In Test cricket, the rise up the ranks wasn’t so smooth. An early, testing tour of New Zealand and Australia had to be faced from number 3 in the order, but Babar would subsequently make the number 4 spot his own following Younis Khan’s retirement. A middling record in the first phase of his red-ball career was overcome with trademark composure at the crease and Arthur’s invaluable backing. A mountain of white-ball runs certainly didn’t hurt. The fruits were reaped fully after Test cricket returned to Pakistan in late 2019, almost as if Babar needed a taste of home soil to blossom, his average skyrocketing from the high 20s to nearly touching 50 in the three years that followed. An iconic takedown of Dale Steyn in the 2018 Boxing Day Test in Centurion encapsulated his ascent, each ball that was calmly caressed to the boundary a more brutal blow than the previous one.
Records began to tumble, cover drive after cover drive. Joint-fastest to 1000 ODI runs (a record later broken by Fakhar Zaman), fastest Pakistani to 10 ODI hundreds, most consecutive fifties in international innings, and more. The 2019 World Cup was when the cricketing world truly took notice, as Babar made the most runs ever by a Pakistani in a World Cup, a back-to-the-wall century against New Zealand in an incandescent atmosphere at Edgbaston perhaps his best international innings to date. Even as Pakistan exited the tournament in heartbreaking fashion in the group stage, Babar’s star had never shone brighter. Shortly after the World Cup, he was handed the captaincy of the ODI and T20I teams, taking the reins in Test cricket a year later. His gluttony for runs only seemed to increase while captain, as his ODI average ludicrously neared 60.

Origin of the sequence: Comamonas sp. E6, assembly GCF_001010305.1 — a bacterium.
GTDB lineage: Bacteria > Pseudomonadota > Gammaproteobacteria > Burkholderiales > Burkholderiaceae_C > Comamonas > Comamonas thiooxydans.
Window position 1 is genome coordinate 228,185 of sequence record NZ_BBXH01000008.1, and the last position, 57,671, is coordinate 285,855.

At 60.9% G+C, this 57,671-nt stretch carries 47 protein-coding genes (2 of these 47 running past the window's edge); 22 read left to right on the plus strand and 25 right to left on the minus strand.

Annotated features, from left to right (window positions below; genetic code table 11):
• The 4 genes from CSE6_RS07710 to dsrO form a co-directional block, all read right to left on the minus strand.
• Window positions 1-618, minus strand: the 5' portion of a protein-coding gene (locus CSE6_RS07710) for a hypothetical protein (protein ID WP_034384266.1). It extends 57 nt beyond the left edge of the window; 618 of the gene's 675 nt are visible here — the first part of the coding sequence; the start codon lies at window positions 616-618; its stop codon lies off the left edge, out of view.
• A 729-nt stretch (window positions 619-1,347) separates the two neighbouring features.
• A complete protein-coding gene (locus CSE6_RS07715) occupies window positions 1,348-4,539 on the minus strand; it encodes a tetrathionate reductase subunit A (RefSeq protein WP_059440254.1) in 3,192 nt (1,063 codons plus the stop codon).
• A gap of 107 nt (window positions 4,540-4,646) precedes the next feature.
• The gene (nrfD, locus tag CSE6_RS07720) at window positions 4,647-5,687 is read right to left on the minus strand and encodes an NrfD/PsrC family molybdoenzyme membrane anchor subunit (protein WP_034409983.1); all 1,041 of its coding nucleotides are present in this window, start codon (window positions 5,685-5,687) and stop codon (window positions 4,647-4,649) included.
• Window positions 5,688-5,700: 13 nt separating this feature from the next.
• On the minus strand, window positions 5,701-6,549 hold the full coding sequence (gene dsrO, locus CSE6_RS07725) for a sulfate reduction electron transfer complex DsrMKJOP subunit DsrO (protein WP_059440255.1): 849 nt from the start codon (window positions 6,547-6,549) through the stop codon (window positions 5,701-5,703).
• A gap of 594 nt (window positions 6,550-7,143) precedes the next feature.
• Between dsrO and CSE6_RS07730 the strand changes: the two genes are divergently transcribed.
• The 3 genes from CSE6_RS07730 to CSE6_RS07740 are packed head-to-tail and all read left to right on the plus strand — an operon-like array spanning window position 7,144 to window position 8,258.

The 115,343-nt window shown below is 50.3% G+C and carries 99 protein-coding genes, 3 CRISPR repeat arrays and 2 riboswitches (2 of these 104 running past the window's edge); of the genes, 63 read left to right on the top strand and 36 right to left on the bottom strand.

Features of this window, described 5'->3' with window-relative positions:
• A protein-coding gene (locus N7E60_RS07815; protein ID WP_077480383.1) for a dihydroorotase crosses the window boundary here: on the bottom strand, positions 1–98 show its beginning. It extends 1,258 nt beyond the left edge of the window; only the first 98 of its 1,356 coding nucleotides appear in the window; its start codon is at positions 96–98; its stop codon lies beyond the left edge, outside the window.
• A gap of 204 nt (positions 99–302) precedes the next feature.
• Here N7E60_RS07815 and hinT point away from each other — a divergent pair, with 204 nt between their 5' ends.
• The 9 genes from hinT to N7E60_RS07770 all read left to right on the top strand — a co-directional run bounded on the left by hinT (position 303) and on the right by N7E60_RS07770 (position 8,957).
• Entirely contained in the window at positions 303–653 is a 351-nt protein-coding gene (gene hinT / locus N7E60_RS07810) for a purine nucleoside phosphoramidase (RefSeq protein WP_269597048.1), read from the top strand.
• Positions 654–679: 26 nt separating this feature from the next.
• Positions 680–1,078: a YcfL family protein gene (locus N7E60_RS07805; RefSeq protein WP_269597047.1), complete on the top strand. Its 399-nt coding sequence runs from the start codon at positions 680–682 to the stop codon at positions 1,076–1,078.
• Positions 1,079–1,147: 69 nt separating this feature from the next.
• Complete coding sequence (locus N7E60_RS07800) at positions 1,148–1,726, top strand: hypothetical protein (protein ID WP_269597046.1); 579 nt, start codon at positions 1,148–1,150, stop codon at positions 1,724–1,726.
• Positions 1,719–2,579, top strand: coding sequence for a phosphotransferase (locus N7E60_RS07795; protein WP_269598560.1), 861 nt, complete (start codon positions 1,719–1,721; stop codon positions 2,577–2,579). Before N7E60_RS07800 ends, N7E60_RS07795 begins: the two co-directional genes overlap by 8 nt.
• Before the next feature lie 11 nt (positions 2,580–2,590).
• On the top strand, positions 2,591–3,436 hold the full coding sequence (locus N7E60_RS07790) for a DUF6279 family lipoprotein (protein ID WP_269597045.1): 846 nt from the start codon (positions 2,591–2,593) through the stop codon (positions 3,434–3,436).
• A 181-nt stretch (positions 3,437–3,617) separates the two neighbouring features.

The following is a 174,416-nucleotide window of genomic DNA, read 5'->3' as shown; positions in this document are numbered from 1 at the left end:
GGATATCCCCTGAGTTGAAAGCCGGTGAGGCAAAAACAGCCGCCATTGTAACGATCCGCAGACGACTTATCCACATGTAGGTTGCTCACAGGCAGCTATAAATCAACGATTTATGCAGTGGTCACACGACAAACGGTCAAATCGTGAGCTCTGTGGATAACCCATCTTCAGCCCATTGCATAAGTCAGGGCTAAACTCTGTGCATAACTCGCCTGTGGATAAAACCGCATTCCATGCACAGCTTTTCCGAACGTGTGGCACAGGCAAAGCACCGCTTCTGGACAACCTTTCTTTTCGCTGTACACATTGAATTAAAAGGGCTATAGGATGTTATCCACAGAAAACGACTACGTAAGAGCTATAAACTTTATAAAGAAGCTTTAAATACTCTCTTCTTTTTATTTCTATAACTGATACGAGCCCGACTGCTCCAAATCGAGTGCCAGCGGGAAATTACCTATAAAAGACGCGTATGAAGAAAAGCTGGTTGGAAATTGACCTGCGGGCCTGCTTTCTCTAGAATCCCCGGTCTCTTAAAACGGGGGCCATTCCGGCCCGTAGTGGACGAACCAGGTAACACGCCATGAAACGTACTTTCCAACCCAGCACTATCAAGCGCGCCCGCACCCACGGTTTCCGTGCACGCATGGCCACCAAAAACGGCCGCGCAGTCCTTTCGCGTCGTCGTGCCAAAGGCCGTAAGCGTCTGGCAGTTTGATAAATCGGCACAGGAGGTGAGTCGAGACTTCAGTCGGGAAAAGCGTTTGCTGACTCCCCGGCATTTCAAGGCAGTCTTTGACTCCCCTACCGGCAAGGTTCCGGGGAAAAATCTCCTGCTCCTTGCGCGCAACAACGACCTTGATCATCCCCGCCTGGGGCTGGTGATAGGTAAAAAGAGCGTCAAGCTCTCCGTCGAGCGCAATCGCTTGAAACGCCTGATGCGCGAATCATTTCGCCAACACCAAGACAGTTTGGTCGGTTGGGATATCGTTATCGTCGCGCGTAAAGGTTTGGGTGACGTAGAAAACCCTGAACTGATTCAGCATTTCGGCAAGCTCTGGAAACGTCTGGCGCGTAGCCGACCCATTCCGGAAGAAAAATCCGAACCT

October 24th, 2021, is a date that will remain etched in the memory of every Pakistani fan. After decades of World Cup humiliations at India’s hands, Pakistan hit back. An evening that began with Shaheen Afridi weaving a magical spell ended with a perfect victory without losing a wicket. Babar Azam was the captain that finally defeated India in a World Cup. Throughout the chase of 152, he looked as unflappable as ever, unfazed by the momentous occasion and the largely hostile Dubai crowd. In the second over of the chase, he caressed a length ball outside off through the covers, off the back foot. Nervousness seemed a concept alien to his batting. As the chase ebbed and flowed, not for a second did he lose control, ever ready to find a boundary. When the Indian spinners erred in length, Babar promptly hit them over midwicket without a hint of premeditation. Bumrah was nonchalantly lofted over the offside. Throughout his innings, the Pakistan captain looked authoritative while never seeming aggressive. He was a calming contrast to his frenetic opening partner, Mohammad Rizwan. As the latter hoicked away at the target, Babar was happy to coolly shepherd his team to victory. He let out a roar of delight after the winning runs were hit but seemed overcome with calm rather than ecstasy afterward.
5 years and a few days earlier, an emirate away in Sharjah, in an ODI against the West Indies that seemed destined to be forgotten to history, Babar Azam punched a length ball by Sunil Narine through the covers to reach a hundred, his first in international cricket. As he took in the applause of the crowd, he removed his helmet and embraced his batting partner, none other than Mohammad Rizwan. He then raised his bat to the spectators lucky enough to witness history, with a slight smile on his face. Rather than ecstasy, he seemed overcome with calm.
The opinions expressed solely belong to the writer and do not necessarily reflect the views of Grassroots Cricket.